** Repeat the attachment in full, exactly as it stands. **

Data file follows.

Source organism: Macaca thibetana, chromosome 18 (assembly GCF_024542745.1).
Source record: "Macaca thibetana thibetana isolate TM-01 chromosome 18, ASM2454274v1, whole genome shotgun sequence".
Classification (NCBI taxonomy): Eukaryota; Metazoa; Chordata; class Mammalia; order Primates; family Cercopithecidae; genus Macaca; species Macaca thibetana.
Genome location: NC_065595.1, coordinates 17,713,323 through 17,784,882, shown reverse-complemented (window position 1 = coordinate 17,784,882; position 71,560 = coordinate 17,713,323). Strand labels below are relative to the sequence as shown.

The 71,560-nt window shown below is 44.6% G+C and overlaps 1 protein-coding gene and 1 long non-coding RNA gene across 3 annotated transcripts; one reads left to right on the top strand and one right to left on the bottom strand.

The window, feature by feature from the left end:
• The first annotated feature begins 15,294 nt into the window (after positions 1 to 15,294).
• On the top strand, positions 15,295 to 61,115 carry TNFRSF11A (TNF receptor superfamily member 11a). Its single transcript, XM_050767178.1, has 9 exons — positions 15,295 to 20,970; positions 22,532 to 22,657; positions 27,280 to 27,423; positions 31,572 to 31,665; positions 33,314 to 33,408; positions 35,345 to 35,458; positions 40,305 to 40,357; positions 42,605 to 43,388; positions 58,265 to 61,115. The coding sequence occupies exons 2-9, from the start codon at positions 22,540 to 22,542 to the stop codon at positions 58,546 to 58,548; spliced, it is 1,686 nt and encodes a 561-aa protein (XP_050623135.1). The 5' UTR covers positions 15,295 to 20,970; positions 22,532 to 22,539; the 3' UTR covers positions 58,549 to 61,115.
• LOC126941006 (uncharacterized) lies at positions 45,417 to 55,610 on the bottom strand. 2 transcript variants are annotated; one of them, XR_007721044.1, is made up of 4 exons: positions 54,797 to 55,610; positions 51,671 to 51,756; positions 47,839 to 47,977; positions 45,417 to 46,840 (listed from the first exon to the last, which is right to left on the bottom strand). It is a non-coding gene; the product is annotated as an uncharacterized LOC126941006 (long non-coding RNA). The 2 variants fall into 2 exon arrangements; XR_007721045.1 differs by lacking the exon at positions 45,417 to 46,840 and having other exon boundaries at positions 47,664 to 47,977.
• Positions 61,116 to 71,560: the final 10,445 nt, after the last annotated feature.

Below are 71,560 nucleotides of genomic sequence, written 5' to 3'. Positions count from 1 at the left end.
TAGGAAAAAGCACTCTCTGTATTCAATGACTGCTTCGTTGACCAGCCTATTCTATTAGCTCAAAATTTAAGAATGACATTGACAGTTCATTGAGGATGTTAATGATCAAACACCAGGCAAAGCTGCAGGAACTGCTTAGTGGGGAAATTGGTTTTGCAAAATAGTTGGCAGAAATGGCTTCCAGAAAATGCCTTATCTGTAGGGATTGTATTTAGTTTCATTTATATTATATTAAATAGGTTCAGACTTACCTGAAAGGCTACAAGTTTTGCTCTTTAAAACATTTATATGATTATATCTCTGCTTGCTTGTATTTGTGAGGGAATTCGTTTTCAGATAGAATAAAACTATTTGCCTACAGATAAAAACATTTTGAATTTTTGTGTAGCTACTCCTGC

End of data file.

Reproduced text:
Source organism: Macaca thibetana, chromosome 18 (assembly GCF_024542745.1).
Source record: "Macaca thibetana thibetana isolate TM-01 chromosome 18, ASM2454274v1, whole genome shotgun sequence".
Classification (NCBI taxonomy): Eukaryota; Metazoa; Chordata; class Mammalia; order Primates; family Cercopithecidae; genus Macaca; species Macaca thibetana.
Genome location: NC_065595.1, coordinates 17,713,323 through 17,784,882, shown reverse-complemented (window position 1 = coordinate 17,784,882; position 71,560 = coordinate 17,713,323). Strand labels below are relative to the sequence as shown.

The 71,560-nt window shown below is 44.6% G+C and overlaps 1 protein-coding gene and 1 long non-coding RNA gene across 3 annotated transcripts; one reads left to right on the top strand and one right to left on the bottom strand.

The window, feature by feature from the left end:
• The first annotated feature begins 15,294 nt into the window (after positions 1 to 15,294).
• On the top strand, positions 15,295 to 61,115 carry TNFRSF11A (TNF receptor superfamily member 11a). Its single transcript, XM_050767178.1, has 9 exons — positions 15,295 to 20,970; positions 22,532 to 22,657; positions 27,280 to 27,423; positions 31,572 to 31,665; positions 33,314 to 33,408; positions 35,345 to 35,458; positions 40,305 to 40,357; positions 42,605 to 43,388; positions 58,265 to 61,115. The coding sequence occupies exons 2-9, from the start codon at positions 22,540 to 22,542 to the stop codon at positions 58,546 to 58,548; spliced, it is 1,686 nt and encodes a 561-aa protein (XP_050623135.1). The 5' UTR covers positions 15,295 to 20,970; positions 22,532 to 22,539; the 3' UTR covers positions 58,549 to 61,115.
• LOC126941006 (uncharacterized) lies at positions 45,417 to 55,610 on the bottom strand. 2 transcript variants are annotated; one of them, XR_007721044.1, is made up of 4 exons: positions 54,797 to 55,610; positions 51,671 to 51,756; positions 47,839 to 47,977; positions 45,417 to 46,840 (listed from the first exon to the last, which is right to left on the bottom strand). It is a non-coding gene; the product is annotated as an uncharacterized LOC126941006 (long non-coding RNA). The 2 variants fall into 2 exon arrangements; XR_007721045.1 differs by lacking the exon at positions 45,417 to 46,840 and having other exon boundaries at positions 47,664 to 47,977.
• Positions 61,116 to 71,560: the final 10,445 nt, after the last annotated feature.

Below are 71,560 nucleotides of genomic sequence, written 5' to 3'. Positions count from 1 at the left end.
TAGGAAAAAGCACTCTCTGTATTCAATGACTGCTTCGTTGACCAGCCTATTCTATTAGCTCAAAATTTAAGAATGACATTGACAGTTCATTGAGGATGTTAATGATCAAACACCAGGCAAAGCTGCAGGAACTGCTTAGTGGGGAAATTGGTTTTGCAAAATAGTTGGCAGAAATGGCTTCCAGAAAATGCCTTATCTGTAGGGATTGTATTTAGTTTCATTTATATTATATTAAATAGGTTCAGACTTACCTGAAAGGCTACAAGTTTTGCTCTTTAAAACATTTATATGATTATATCTCTGCTTGCTTGTATTTGTGAGGGAATTCGTTTTCAGATAGAATAAAACTATTTGCCTACAGATAAAAACATTTTGAATTTTTGTGTAGCTACTCCTGC